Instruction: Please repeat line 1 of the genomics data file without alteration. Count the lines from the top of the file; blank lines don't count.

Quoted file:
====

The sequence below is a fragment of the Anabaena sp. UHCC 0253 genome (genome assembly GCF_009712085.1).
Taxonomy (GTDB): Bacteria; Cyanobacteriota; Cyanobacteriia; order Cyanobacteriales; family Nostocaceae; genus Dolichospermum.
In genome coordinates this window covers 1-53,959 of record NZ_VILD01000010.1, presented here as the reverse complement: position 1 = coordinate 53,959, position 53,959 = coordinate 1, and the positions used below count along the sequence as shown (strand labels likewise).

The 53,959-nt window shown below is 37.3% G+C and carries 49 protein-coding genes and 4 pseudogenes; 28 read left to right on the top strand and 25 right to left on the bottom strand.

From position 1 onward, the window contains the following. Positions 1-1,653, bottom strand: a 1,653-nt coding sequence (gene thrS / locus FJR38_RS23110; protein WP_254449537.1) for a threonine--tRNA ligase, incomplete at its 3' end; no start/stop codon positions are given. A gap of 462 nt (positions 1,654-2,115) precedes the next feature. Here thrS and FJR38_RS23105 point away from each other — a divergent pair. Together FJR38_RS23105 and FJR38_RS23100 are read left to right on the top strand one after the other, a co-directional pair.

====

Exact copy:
The sequence below is a fragment of the Anabaena sp. UHCC 0253 genome (genome assembly GCF_009712085.1).